If the surrounding area contains a driveway, deck, or similar structures, the settling wall is harder to access, and the piers will be dug manually. This process comes with a higher expense and a longer time-till-completion. The price range for piers dug by hand is typically between $1,200 and $1,600 each. 


What Are the Factors to Determine the Cost of Helical Piers? 

Location of the Project Site

Geographic location is one of the elements that directly affect the cost. From a high-level perspective, the Northwest and Mid-Atlantic states tend to come with more expensive pricing. Project sites located in the Midwest and Plains states are on the lower end of the spectrum when it comes to cost. 


Type of Project Site 

It should come as no surprise that the type of project site you’re working with will also determine the cost of the helical piers. Universally, remedial projects carry a higher price point that new construction that requires pile work. In some instances, the cost of helical piers for new construction projects can be almost half the price of projects that call for repair work.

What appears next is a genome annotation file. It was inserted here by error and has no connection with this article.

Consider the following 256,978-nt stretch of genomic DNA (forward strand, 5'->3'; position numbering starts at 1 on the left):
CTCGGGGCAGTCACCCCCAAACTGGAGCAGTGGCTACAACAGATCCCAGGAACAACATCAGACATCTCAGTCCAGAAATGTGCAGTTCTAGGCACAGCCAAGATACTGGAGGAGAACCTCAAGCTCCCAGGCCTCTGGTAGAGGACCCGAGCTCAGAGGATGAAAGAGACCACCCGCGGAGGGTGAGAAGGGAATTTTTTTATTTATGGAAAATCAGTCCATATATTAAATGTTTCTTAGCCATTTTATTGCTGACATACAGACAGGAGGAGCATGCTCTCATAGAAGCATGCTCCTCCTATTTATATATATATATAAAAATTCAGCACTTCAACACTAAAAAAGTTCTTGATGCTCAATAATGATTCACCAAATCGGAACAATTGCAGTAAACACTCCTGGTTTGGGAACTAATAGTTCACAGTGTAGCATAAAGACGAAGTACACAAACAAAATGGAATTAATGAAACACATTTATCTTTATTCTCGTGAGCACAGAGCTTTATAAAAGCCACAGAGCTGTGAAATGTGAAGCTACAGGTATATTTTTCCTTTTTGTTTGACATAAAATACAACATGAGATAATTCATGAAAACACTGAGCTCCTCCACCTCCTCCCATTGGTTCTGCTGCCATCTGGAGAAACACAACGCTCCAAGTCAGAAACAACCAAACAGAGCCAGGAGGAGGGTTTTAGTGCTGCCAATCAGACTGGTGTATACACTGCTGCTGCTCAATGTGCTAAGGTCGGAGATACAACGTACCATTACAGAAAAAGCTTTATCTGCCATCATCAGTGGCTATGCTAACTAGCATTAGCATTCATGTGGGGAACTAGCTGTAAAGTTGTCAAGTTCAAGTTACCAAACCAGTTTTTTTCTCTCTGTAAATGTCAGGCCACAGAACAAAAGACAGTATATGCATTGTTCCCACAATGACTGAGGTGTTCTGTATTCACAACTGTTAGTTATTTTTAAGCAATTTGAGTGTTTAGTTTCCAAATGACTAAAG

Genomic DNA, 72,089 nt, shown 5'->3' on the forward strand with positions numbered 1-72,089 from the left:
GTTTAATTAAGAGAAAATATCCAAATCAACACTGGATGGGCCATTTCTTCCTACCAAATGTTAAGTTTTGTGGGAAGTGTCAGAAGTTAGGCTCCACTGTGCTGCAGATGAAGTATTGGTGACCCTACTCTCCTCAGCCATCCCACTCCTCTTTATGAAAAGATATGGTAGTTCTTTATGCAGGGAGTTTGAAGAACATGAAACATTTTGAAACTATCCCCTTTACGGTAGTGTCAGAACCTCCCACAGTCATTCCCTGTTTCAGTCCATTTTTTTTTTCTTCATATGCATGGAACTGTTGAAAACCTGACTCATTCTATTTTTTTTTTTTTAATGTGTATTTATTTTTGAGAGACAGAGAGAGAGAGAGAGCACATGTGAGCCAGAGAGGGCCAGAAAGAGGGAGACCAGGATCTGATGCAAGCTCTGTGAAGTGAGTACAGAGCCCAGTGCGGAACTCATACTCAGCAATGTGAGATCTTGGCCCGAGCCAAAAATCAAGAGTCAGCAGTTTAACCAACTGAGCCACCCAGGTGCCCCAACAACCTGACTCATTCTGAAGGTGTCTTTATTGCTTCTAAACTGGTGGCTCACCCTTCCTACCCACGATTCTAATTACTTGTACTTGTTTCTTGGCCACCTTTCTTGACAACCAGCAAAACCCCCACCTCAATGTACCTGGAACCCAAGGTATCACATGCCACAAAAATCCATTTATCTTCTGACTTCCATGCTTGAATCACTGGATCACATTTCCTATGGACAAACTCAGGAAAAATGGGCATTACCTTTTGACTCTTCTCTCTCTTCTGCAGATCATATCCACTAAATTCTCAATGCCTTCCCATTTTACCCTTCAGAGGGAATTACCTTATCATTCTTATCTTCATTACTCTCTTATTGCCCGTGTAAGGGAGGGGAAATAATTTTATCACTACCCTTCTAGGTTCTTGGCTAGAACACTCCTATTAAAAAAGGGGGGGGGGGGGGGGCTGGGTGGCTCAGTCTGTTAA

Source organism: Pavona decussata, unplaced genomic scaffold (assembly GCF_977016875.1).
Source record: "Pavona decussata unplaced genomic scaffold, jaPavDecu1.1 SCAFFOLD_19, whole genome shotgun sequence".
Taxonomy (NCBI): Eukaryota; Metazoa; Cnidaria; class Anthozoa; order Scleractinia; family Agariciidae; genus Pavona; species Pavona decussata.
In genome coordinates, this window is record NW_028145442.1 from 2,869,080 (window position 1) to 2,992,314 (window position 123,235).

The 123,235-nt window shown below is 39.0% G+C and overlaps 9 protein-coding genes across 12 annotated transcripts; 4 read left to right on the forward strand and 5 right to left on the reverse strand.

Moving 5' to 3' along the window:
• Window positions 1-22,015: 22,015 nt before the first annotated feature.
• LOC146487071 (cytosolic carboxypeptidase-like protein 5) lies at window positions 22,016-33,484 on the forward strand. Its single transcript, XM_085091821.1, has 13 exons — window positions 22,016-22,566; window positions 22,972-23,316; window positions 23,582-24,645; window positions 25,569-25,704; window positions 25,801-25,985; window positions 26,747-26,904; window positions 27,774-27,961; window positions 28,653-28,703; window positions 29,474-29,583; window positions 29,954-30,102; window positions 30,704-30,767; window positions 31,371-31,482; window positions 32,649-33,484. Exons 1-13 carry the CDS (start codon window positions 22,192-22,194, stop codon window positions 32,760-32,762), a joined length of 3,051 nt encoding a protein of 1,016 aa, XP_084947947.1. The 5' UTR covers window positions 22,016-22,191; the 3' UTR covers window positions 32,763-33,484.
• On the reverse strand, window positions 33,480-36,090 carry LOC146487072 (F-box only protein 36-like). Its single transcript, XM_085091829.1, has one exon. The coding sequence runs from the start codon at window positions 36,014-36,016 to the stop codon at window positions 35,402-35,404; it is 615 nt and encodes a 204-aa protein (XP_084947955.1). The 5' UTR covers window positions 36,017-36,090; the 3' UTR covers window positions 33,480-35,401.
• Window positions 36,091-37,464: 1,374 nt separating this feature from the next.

Soil Condition and Composition

When it comes to selecting the size, design, number, and depth of the piers needed to complete a project, the soil condition will be taken into consideration. Liquefaction, density, and buckling of the bearing layer, as well as the density of the upper fill layers, will play a huge role in determining the type of pile needed and the projected cost of the job. If you are located in an area where the soil is softer, contains a significant number of organics, or your project is taking place in an area with a naturally high water table, there will be additional costs factored into the overall price. 


Types of Helical Piers

The cost of helical piers will vary when size, style, and diameter are taken into consideration. There are two types of helical piers – ones with round shafts and ones with square shafts.